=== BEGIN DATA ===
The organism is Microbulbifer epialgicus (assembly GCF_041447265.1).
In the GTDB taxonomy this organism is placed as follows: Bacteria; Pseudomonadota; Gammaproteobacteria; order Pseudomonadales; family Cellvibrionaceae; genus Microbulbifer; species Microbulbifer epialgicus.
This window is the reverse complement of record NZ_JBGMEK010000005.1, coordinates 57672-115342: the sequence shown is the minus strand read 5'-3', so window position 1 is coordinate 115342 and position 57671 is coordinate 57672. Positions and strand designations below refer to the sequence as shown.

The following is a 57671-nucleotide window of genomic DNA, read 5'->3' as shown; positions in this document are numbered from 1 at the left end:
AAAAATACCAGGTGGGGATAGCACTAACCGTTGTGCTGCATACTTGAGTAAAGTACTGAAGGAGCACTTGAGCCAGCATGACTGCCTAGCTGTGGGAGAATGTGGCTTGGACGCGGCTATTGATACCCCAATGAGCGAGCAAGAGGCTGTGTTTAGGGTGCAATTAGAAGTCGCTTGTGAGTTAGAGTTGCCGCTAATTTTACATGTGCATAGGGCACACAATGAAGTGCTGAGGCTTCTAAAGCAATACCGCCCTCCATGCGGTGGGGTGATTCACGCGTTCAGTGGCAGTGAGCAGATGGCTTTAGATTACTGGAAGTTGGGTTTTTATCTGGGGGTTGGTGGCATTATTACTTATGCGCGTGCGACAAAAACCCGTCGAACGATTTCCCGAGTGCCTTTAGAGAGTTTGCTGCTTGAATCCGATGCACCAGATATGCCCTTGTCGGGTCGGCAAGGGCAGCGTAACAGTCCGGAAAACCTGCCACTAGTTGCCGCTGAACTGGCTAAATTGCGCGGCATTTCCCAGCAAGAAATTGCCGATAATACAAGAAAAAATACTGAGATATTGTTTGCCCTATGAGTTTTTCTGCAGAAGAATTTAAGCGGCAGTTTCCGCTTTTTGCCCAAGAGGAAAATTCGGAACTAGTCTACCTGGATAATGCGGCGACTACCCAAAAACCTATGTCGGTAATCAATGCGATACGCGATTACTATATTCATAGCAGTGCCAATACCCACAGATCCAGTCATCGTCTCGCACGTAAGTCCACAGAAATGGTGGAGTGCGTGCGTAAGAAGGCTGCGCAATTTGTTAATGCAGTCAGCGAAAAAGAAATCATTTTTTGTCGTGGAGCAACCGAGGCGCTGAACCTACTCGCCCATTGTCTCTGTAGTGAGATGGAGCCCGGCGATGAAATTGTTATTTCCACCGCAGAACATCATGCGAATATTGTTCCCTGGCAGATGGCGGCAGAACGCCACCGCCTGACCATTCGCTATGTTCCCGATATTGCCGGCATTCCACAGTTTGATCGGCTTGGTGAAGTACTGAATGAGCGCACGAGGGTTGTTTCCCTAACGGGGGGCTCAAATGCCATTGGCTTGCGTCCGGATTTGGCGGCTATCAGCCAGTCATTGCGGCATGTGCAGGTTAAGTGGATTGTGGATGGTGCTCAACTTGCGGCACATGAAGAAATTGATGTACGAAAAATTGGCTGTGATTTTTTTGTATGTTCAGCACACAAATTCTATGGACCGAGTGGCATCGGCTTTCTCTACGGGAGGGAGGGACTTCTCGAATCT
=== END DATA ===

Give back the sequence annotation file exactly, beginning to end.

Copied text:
The organism is Microbulbifer epialgicus (assembly GCF_041447265.1).
In the GTDB taxonomy this organism is placed as follows: Bacteria; Pseudomonadota; Gammaproteobacteria; order Pseudomonadales; family Cellvibrionaceae; genus Microbulbifer; species Microbulbifer epialgicus.
This window is the reverse complement of record NZ_JBGMEK010000005.1, coordinates 57672-115342: the sequence shown is the minus strand read 5'-3', so window position 1 is coordinate 115342 and position 57671 is coordinate 57672. Positions and strand designations below refer to the sequence as shown.

The following is a 57671-nucleotide window of genomic DNA, read 5'->3' as shown; positions in this document are numbered from 1 at the left end:
AAAAATACCAGGTGGGGATAGCACTAACCGTTGTGCTGCATACTTGAGTAAAGTACTGAAGGAGCACTTGAGCCAGCATGACTGCCTAGCTGTGGGAGAATGTGGCTTGGACGCGGCTATTGATACCCCAATGAGCGAGCAAGAGGCTGTGTTTAGGGTGCAATTAGAAGTCGCTTGTGAGTTAGAGTTGCCGCTAATTTTACATGTGCATAGGGCACACAATGAAGTGCTGAGGCTTCTAAAGCAATACCGCCCTCCATGCGGTGGGGTGATTCACGCGTTCAGTGGCAGTGAGCAGATGGCTTTAGATTACTGGAAGTTGGGTTTTTATCTGGGGGTTGGTGGCATTATTACTTATGCGCGTGCGACAAAAACCCGTCGAACGATTTCCCGAGTGCCTTTAGAGAGTTTGCTGCTTGAATCCGATGCACCAGATATGCCCTTGTCGGGTCGGCAAGGGCAGCGTAACAGTCCGGAAAACCTGCCACTAGTTGCCGCTGAACTGGCTAAATTGCGCGGCATTTCCCAGCAAGAAATTGCCGATAATACAAGAAAAAATACTGAGATATTGTTTGCCCTATGAGTTTTTCTGCAGAAGAATTTAAGCGGCAGTTTCCGCTTTTTGCCCAAGAGGAAAATTCGGAACTAGTCTACCTGGATAATGCGGCGACTACCCAAAAACCTATGTCGGTAATCAATGCGATACGCGATTACTATATTCATAGCAGTGCCAATACCCACAGATCCAGTCATCGTCTCGCACGTAAGTCCACAGAAATGGTGGAGTGCGTGCGTAAGAAGGCTGCGCAATTTGTTAATGCAGTCAGCGAAAAAGAAATCATTTTTTGTCGTGGAGCAACCGAGGCGCTGAACCTACTCGCCCATTGTCTCTGTAGTGAGATGGAGCCCGGCGATGAAATTGTTATTTCCACCGCAGAACATCATGCGAATATTGTTCCCTGGCAGATGGCGGCAGAACGCCACCGCCTGACCATTCGCTATGTTCCCGATATTGCCGGCATTCCACAGTTTGATCGGCTTGGTGAAGTACTGAATGAGCGCACGAGGGTTGTTTCCCTAACGGGGGGCTCAAATGCCATTGGCTTGCGTCCGGATTTGGCGGCTATCAGCCAGTCATTGCGGCATGTGCAGGTTAAGTGGATTGTGGATGGTGCTCAACTTGCGGCACATGAAGAAATTGATGTACGAAAAATTGGCTGTGATTTTTTTGTATGTTCAGCACACAAATTCTATGGACCGAGTGGCATCGGCTTTCTCTACGGGAGGGAGGGACTTCTCGAATCT